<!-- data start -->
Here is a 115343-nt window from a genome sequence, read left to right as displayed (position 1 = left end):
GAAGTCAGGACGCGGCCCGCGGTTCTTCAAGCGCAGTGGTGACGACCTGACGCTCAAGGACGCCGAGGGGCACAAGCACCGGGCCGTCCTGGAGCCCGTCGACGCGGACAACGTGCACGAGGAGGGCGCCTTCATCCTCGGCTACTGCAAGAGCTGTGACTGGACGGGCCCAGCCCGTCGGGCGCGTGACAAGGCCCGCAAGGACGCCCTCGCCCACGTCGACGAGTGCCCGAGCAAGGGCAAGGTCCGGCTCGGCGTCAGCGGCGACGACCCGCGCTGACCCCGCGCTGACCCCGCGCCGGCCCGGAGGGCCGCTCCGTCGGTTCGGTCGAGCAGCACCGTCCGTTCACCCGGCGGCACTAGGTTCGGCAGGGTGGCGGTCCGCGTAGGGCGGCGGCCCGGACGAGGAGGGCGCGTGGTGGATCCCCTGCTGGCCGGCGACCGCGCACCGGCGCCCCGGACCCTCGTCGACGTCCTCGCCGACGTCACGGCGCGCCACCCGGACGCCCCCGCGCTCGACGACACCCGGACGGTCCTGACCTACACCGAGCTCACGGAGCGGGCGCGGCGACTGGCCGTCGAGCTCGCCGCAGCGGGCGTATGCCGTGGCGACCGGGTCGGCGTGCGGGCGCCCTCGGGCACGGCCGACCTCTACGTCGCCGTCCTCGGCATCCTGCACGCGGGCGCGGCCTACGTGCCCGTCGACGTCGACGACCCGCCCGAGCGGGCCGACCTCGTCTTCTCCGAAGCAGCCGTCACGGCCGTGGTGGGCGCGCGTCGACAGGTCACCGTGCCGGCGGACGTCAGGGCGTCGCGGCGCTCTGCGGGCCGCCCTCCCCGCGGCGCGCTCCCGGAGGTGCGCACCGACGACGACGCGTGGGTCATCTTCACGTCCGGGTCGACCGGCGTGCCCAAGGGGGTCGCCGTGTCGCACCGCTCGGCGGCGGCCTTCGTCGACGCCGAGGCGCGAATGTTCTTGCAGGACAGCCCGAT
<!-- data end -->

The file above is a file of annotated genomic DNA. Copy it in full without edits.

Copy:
Here is a 115343-nt window from a genome sequence, read left to right as displayed (position 1 = left end):
GAAGTCAGGACGCGGCCCGCGGTTCTTCAAGCGCAGTGGTGACGACCTGACGCTCAAGGACGCCGAGGGGCACAAGCACCGGGCCGTCCTGGAGCCCGTCGACGCGGACAACGTGCACGAGGAGGGCGCCTTCATCCTCGGCTACTGCAAGAGCTGTGACTGGACGGGCCCAGCCCGTCGGGCGCGTGACAAGGCCCGCAAGGACGCCCTCGCCCACGTCGACGAGTGCCCGAGCAAGGGCAAGGTCCGGCTCGGCGTCAGCGGCGACGACCCGCGCTGACCCCGCGCTGACCCCGCGCCGGCCCGGAGGGCCGCTCCGTCGGTTCGGTCGAGCAGCACCGTCCGTTCACCCGGCGGCACTAGGTTCGGCAGGGTGGCGGTCCGCGTAGGGCGGCGGCCCGGACGAGGAGGGCGCGTGGTGGATCCCCTGCTGGCCGGCGACCGCGCACCGGCGCCCCGGACCCTCGTCGACGTCCTCGCCGACGTCACGGCGCGCCACCCGGACGCCCCCGCGCTCGACGACACCCGGACGGTCCTGACCTACACCGAGCTCACGGAGCGGGCGCGGCGACTGGCCGTCGAGCTCGCCGCAGCGGGCGTATGCCGTGGCGACCGGGTCGGCGTGCGGGCGCCCTCGGGCACGGCCGACCTCTACGTCGCCGTCCTCGGCATCCTGCACGCGGGCGCGGCCTACGTGCCCGTCGACGTCGACGACCCGCCCGAGCGGGCCGACCTCGTCTTCTCCGAAGCAGCCGTCACGGCCGTGGTGGGCGCGCGTCGACAGGTCACCGTGCCGGCGGACGTCAGGGCGTCGCGGCGCTCTGCGGGCCGCCCTCCCCGCGGCGCGCTCCCGGAGGTGCGCACCGACGACGACGCGTGGGTCATCTTCACGTCCGGGTCGACCGGCGTGCCCAAGGGGGTCGCCGTGTCGCACCGCTCGGCGGCGGCCTTCGTCGACGCCGAGGCGCGAATGTTCTTGCAGGACAGCCCGAT